"After about 80 kilometers the front suspension mounting bracket broke and we had to stop and fix the problem as best we could", she said. "After that we had to drive very steadily to the finish of the stage".
There is little respite after today's action, as tomorrow poses an even greater challenge to the Telefónica Dakar Rally crews, especially those who were delayed with technical problems. All the team engineers and technicians went directly from Atâr to Néma, a 1,550 kilometer drive to the far south-east of Mauritania, where they will meet up with their drivers again tomorrow night. Left to their own mechanical devices this evening, many of the crews will doubtless spend hours re-fettling machinery, as Friday's leg may not be the longest, but the stage is; 736 competitive kilometers, from Tidjikja to Néma, through soft sand before reaching the inhospitable Well of Aratoue, the Rocher des Eléphants and the infamous Enji Pass, where nearly all the competitors were halted by a sandstorm in 1985. Magnificent landscape may compensate in some way, but there is no denying this is the hardest stage of the 2004 event.
HOUSIEAUX MAINTAINS FINE FORM
Al-Attiyah sixth in stage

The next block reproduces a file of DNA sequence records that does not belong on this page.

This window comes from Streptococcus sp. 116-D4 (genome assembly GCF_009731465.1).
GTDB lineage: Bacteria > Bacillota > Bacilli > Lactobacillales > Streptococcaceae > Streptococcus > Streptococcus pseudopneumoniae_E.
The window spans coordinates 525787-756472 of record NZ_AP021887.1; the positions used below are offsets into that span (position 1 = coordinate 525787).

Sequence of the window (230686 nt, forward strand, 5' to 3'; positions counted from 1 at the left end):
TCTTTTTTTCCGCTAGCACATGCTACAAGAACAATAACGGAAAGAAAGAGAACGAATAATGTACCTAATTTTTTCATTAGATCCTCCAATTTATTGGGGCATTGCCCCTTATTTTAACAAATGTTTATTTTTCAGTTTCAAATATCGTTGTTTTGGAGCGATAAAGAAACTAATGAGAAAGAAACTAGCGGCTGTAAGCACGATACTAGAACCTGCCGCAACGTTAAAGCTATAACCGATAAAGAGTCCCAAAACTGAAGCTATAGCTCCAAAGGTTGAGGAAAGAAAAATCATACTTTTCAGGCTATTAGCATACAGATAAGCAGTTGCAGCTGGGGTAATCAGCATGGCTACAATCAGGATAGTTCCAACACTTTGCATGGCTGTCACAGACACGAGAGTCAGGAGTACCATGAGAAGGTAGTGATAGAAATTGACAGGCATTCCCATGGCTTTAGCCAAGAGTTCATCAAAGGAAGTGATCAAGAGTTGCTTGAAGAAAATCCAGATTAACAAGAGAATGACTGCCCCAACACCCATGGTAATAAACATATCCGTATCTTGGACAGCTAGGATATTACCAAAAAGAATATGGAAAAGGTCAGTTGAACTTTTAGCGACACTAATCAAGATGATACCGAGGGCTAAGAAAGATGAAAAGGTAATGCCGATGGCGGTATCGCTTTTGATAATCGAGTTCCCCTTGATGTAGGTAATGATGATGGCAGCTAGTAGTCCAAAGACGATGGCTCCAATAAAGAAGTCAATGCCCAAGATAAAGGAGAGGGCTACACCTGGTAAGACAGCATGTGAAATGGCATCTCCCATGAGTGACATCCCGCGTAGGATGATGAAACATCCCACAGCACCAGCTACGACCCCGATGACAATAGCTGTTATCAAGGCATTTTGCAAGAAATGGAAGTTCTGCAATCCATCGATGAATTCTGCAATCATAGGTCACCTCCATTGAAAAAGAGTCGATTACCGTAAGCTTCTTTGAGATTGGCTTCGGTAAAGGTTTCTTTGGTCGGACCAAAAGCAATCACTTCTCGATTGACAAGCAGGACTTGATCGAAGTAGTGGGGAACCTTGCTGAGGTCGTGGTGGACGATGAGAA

Frenchman Dominique Housieaux and co-driver Loïc Fagot led the six remaining Mitsubishi Ralliart customer teams into Tidjikja this evening, the Pajero / Montero crew setting seventh place in the stage to climb from eighth to sixth overall, just 14 seconds ahead of Andrea Mayer.
"I said at the start in Clermont-Ferrand that the long stages through Mauritania would sort out the men from the boys", said the Frenchman. "That was certainly the case on the long stage yesterday. Several of the front-runners had major problems. It was a case of being a little lucky and staying out of trouble in the soft sand. I felt quite fresh at the start this morning".
Eleventh overall is held by Brazilian Klever Kolberg, the Pajero / Montero driver climbing another place up the leaderboard after setting the 13th fastest time in today's stage.
Early pace-setter Nasser Saleh Al-Attiyah made an amazing come-back after a dramatic day of competition yesterday and was classified sixth in today's stage and has moved from 27th to 14th overall this evening. The Qatari began yesterday's stage in ninth position but wrecked the front suspension on his Pajero/Montero over a sand dune and was forced to wait for his assistance truck.
He lost over five hours awaiting emergency service and was classified 27th overall, more than five and a half hours behind the leaders. Without technical problems, the Qatari clearly knows how to read the sand!
Poland's Lukasz Komornicki, who finished 13th overall last night, has clearly hit problems during today's leg and has yet to arrive at the second passage control.
Thailand's Pornsawan Siriwattanakun overcame his dislike of sand dunes to bring his Mitsubishi L200 Strada to the start of today's stage in 19th position and Team Mitsubishi Ralliart China team-mate Luo Ding moved up to 60th overall last night.
Spaniard José-Luis Monterde and Rafael Tornabell were badly delayed before the second passage control into Atâr yesterday with engine-related problems and failed to restart this morning.